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# catenary

A chain or a homogeneous^{} flexible thin wire takes a form resembling an arc of a parabola when suspended at its ends. The arc is not from a parabola but from the graph of the hyperbolic cosine function in a suitable coordinate system.

Let’s derive the equation $y=y(x)$ of this curve, called the catenary, in its plane with $x$-axis horizontal and $y$-axis vertical. We denote the line density of the weight of the wire by $\sigma$.

In any point $(x,\,y)$ of the wire, the tangent line of the curve forms an angle $\varphi$ with the positive direction of $x$-axis. Then,

$\tan\varphi\;=\;\frac{dy}{dx}\;=\;y^{{\prime}}.$ |

In the point, a certain tension $T$ of the wire acts in the direction of the tangent; it has the horizontal component^{} $T\cos\varphi$ which has apparently a constant value $a$. Hence we may write

$T\;=\;\frac{a}{\cos\varphi},$ |

whence the vertical component of $T$ is

$T\sin{\varphi}\;=\;a\tan{\varphi}$ |

and its differential

$d(T\sin{\varphi})\;=\;a\,d\tan{\varphi}\;=\;a\,dy^{{\prime}}.$ |

But this differential^{} is the amount of the supporting force acting on an infinitesimal portion of the wire having the projection $dx$ on the $x$-axis. Because of the equilibrium, this force must be equal the weight $\sigma\sqrt{1+(y^{{\prime}}(x))^{2}}\,dx$ (see the arc length). Thus we obtain the differential equation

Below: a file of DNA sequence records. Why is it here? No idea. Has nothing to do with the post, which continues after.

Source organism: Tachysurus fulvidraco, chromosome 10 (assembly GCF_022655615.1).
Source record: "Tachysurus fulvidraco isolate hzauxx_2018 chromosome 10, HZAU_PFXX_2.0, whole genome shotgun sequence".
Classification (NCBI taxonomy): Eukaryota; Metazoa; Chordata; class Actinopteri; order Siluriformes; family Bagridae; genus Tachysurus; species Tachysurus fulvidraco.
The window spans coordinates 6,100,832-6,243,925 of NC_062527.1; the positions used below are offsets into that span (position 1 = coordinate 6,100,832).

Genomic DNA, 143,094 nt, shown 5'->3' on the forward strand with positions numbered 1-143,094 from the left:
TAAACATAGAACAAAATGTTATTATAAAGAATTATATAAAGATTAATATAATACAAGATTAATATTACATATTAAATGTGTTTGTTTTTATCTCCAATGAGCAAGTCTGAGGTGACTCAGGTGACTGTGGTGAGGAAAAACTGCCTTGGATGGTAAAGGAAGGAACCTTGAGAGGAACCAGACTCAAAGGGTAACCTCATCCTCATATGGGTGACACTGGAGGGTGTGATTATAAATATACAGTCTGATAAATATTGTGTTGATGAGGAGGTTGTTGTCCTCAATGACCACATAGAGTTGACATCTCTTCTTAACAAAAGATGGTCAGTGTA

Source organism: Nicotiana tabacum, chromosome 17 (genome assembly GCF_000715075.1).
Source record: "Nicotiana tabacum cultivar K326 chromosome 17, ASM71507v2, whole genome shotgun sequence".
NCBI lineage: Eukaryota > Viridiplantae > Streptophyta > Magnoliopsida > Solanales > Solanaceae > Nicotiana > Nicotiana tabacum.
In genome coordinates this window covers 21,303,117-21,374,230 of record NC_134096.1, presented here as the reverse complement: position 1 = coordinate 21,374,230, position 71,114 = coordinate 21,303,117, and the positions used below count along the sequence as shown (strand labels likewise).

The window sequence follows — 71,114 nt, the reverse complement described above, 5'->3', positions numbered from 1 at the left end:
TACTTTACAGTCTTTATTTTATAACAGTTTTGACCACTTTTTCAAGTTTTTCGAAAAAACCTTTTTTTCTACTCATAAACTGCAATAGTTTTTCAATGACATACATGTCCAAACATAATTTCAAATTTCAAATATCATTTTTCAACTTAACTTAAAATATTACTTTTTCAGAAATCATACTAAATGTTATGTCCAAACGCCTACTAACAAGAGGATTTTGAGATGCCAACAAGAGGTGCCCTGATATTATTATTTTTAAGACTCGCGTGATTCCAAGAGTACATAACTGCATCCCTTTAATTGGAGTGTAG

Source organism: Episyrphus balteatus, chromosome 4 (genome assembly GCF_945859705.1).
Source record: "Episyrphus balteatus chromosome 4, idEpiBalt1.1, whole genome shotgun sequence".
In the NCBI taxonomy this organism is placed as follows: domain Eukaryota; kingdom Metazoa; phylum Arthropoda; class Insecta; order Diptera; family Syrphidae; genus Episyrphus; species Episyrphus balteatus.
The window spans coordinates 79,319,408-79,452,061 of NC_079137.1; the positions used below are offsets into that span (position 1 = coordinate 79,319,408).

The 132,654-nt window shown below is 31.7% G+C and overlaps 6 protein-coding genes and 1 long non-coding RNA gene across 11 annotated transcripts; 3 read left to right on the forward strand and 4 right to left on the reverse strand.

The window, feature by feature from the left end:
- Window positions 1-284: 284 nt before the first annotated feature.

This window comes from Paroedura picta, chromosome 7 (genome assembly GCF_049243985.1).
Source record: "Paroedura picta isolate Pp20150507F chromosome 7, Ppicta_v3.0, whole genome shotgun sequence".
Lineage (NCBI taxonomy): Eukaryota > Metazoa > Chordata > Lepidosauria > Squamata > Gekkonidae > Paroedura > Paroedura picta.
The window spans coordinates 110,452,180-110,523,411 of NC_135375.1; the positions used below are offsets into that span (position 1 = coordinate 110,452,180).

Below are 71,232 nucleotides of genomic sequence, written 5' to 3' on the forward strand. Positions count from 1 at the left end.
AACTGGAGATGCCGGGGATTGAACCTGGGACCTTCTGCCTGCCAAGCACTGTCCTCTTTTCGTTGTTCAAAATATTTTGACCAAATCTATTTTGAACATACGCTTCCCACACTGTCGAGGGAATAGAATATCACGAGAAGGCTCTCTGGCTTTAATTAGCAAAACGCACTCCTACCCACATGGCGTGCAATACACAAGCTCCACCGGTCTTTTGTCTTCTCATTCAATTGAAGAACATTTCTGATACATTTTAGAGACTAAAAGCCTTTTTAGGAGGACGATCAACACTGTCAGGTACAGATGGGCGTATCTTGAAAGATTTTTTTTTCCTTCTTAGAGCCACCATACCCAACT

$\displaystyle\sigma\sqrt{1\!+\!y^{{\prime 2}}}\,dx\;=\;a\,dy^{{\prime}},$ | (1) |

which allows the separation of variables:

$\int dx\;=\;\frac{a}{\sigma}\int\frac{dy^{{\prime}}}{\sqrt{1\!+\!y^{{\prime 2}% }}}$ |

This may be solved by using the substitution

$y^{{\prime}}\;:=\;\sinh{t},\qquad dy^{{\prime}}\;=\;\cosh{t}\,dt,\qquad\sqrt{1% \!+\!y^{{\prime 2}}}\;=\;\cosh{t}$ |

giving

$x\;=\;\frac{a}{\sigma}t+x_{0},$ |

i.e.

$y^{{\prime}}\;=\;\frac{dy}{dx}\;=\;\sinh\frac{\sigma(x\!-\!x_{0})}{a}.$ |

This leads to the final solution

$y\;=\;\frac{a}{\sigma}\cosh\frac{\sigma(x\!-\!x_{0})}{a}+y_{0}$ |

of the equation (1). We have denoted the constants of integration by $x_{0}$ and $y_{0}$. They determine the position of the catenary in regard to the coordinate axes. By a suitable choice of the axes and the measure units one gets the simple equation

$\displaystyle y\;=\;a\cosh\frac{x}{a}$ | (2) |

of the catenary.

Some properties of catenary

- •
$\tan\varphi=\sinh\frac{x}{a},\quad\sin\varphi=\tanh\frac{x}{a}$ (cf. the Gudermannian)

- •
The arc length of the catenary (2) from the apex $(0,\,a)$ to the point $(x,\,y)$ is $a\sinh\frac{x}{a}=\sqrt{y^{2}\!-\!a^{2}}$.

- •
The radius of curvature of the catenary (2) is $a\cosh^{2}\frac{x}{a}$, which is the same as length of the normal line of the catenary between the curve and the $x$-axis.

- •
The catenary is the catacaustic of the exponential curve reflecting the vertical rays.

- •
If a parabola rolls on a straight line, the focus draws a catenary.

- •
The involute (a.k.a. the evolvent) of the catenary is the tractrix.

## Mathematics Subject Classification

53B25*no label found*51N05

*no label found*

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